For butterfingered woodworkers, dropping a project on the shop floor can be bad. But just imagine if your materials of choice were crystal and glass.
Since 2004, California-based artist Jack Storms has been producing these rare "optic sculptures." Created by precision-machining lead crystal and dichroic glass, a single piece can take up to 18 weeks to produce.
While Storms has advanced the art by inventing a lathe that allows him to turn glass like wood, he first learned the "cold-glass" process of joining lead crystal and dichroic glass from a glass artist in New Hampshire. "Working side by side with the artisan for over a year, Jack learned every component and facet of this incredibly challenging and rare art form and eventually was a strong enough sculptor to branch out on his own in 2004 and open StormWorks Studio," reads the bio on his website.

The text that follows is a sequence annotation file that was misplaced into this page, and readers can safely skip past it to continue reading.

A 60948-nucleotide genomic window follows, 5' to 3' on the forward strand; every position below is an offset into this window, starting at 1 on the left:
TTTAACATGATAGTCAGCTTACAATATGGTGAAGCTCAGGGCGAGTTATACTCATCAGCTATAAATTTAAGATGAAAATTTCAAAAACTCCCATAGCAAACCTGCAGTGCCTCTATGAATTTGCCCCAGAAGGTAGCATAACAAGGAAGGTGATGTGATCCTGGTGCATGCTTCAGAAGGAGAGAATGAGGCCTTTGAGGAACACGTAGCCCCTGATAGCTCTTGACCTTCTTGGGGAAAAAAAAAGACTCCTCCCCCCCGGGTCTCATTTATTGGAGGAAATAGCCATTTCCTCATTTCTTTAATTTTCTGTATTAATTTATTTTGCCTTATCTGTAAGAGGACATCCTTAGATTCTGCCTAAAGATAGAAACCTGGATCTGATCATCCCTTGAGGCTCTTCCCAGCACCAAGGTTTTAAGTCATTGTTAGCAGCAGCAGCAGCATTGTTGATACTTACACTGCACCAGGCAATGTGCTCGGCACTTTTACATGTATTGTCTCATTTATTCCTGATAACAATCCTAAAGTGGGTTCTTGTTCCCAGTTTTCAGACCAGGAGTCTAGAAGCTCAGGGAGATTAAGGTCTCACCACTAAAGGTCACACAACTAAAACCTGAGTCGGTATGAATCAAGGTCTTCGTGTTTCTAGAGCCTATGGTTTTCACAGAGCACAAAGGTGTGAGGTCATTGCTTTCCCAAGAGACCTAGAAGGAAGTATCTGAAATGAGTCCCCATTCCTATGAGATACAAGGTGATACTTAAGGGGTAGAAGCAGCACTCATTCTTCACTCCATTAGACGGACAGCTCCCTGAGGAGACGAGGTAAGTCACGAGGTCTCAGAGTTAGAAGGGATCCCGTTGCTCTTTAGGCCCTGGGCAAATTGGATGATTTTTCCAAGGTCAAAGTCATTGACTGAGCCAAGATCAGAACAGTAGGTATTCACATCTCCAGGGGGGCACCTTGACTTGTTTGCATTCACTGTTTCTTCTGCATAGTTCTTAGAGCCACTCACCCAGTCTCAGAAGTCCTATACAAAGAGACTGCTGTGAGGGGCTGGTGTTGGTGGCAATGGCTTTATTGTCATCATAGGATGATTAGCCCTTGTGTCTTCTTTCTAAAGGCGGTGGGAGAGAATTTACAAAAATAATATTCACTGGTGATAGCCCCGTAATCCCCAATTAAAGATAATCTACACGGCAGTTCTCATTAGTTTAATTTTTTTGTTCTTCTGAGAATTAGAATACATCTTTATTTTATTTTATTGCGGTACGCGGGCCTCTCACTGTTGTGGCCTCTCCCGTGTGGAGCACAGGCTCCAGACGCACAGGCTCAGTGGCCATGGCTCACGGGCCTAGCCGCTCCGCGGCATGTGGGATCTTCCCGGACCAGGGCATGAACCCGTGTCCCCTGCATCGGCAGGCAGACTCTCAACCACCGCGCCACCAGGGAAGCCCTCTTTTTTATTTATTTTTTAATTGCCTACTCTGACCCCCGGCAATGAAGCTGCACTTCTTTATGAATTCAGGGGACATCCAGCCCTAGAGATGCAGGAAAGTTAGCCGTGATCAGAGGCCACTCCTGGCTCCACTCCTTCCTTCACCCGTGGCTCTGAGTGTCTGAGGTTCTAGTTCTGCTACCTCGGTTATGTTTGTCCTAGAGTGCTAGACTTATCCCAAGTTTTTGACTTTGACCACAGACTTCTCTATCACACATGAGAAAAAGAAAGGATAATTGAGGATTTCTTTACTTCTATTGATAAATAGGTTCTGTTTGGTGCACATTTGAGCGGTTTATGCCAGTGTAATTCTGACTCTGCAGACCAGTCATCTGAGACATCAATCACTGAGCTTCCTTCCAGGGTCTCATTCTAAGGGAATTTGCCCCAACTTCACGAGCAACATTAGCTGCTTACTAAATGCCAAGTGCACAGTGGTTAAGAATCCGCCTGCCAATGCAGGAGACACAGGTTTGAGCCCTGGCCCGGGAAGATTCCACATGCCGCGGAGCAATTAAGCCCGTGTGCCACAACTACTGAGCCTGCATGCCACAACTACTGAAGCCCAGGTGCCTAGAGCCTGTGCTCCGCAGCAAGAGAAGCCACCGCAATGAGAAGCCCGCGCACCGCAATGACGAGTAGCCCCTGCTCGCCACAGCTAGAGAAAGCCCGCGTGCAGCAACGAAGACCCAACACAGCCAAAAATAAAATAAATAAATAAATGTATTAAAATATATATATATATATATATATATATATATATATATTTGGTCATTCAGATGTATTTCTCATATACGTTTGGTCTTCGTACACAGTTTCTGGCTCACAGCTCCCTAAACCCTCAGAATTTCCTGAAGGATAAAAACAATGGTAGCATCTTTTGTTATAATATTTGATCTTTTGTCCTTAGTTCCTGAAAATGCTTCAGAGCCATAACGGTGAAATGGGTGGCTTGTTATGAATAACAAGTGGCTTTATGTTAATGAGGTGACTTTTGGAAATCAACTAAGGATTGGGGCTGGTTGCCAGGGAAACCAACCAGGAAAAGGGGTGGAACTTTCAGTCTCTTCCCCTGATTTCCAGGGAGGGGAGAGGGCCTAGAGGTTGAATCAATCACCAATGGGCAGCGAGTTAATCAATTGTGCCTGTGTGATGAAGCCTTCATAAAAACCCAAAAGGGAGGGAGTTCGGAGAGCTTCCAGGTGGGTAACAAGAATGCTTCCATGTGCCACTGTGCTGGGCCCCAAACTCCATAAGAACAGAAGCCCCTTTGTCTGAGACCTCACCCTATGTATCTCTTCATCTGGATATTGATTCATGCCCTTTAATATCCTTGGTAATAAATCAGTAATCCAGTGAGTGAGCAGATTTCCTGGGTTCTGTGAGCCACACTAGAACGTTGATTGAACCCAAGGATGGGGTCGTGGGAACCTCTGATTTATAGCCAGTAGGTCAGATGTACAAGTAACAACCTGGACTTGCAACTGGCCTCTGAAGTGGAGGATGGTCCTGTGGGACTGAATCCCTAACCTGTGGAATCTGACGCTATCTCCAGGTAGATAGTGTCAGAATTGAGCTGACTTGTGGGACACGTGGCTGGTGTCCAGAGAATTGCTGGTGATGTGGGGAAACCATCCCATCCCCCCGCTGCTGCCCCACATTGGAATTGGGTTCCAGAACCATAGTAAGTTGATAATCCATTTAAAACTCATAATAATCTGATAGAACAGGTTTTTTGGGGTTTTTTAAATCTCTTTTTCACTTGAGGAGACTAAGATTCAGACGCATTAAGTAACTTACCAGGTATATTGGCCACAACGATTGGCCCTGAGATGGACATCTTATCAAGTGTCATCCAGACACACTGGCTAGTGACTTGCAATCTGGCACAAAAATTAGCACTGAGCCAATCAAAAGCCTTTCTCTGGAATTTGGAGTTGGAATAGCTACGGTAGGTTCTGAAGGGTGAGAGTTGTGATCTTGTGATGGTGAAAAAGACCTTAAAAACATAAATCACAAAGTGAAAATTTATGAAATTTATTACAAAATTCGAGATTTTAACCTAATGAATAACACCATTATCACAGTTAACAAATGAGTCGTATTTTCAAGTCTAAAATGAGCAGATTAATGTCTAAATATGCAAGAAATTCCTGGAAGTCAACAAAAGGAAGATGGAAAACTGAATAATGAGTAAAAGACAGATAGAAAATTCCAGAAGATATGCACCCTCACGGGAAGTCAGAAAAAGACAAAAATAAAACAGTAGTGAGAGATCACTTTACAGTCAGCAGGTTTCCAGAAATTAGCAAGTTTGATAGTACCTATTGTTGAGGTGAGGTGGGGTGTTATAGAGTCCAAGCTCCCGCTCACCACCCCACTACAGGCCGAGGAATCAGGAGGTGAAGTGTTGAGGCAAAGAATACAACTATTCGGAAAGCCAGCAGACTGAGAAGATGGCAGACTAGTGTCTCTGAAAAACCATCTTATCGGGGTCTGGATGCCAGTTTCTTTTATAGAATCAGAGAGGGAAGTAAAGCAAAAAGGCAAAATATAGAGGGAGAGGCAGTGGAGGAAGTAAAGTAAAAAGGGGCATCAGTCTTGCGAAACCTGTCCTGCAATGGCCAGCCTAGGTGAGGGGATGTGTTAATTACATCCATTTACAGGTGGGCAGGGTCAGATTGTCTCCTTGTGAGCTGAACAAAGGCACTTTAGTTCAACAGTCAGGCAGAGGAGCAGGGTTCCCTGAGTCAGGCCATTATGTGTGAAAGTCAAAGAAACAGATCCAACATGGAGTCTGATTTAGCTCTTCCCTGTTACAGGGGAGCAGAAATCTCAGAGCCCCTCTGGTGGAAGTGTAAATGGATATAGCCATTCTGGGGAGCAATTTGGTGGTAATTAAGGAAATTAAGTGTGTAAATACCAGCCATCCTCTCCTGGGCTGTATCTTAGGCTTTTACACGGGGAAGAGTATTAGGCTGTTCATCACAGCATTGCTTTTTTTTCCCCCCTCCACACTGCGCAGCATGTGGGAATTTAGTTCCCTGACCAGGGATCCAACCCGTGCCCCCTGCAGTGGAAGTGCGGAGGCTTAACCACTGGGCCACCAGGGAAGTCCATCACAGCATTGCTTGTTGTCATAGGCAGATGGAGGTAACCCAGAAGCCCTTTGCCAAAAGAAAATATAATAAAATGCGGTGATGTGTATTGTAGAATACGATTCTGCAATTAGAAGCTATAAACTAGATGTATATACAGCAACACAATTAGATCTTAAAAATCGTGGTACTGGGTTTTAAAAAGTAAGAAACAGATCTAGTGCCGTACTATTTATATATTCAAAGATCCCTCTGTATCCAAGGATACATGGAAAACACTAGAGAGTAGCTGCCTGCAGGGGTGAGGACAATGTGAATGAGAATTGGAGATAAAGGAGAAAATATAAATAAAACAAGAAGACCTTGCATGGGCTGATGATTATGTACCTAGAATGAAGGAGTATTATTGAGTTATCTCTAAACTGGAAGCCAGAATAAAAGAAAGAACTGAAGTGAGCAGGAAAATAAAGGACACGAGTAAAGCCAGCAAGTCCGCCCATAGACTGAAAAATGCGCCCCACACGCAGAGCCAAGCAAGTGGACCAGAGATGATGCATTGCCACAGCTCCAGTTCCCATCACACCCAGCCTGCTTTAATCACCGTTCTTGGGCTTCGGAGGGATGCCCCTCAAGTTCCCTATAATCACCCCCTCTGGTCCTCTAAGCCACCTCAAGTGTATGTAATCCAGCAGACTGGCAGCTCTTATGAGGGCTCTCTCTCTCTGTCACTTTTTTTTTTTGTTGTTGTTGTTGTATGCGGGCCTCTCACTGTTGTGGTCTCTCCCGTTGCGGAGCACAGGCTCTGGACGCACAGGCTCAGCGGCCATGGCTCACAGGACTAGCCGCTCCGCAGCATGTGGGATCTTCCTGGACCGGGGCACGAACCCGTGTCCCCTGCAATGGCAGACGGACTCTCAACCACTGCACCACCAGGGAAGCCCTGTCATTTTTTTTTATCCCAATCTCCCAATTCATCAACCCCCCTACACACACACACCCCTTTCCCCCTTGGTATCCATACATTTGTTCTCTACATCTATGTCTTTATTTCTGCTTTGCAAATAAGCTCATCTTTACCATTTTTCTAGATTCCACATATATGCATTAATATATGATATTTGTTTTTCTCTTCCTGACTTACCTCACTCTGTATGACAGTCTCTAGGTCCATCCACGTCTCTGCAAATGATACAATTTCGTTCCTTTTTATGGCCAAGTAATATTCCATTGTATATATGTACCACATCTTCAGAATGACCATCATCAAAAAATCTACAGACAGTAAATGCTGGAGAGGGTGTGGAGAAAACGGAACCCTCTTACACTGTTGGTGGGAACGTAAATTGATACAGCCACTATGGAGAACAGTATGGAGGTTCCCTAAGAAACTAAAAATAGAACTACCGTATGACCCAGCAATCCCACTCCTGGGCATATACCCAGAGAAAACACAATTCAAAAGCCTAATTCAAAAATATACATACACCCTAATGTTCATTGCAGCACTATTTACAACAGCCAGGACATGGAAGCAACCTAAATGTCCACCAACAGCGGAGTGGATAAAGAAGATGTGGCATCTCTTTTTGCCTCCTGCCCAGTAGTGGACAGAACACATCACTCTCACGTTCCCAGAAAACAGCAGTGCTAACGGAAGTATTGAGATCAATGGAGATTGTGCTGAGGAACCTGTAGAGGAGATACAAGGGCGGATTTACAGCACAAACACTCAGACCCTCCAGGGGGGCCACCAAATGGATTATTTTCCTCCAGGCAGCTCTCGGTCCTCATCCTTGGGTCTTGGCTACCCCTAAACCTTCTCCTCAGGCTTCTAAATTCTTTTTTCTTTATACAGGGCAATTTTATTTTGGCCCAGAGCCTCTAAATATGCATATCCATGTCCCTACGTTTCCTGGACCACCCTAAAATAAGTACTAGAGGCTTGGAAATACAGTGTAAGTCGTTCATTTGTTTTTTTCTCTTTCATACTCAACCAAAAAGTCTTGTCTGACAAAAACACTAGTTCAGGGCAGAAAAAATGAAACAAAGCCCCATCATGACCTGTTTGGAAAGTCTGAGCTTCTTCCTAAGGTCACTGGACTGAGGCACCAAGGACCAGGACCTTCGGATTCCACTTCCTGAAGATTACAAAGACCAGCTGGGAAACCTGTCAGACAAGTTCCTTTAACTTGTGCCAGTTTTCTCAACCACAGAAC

We found it a little strange that Storms doesn't mention, in either the bio or the video below, the name of his mentor; usually when we see someone who's learned a rare art form, one of the first things they'll mention when discussing it is the person who shared the initial knowledge with them.
In any case, if like me you're wondering How the hell can a human being create these things, check out the process in the video below: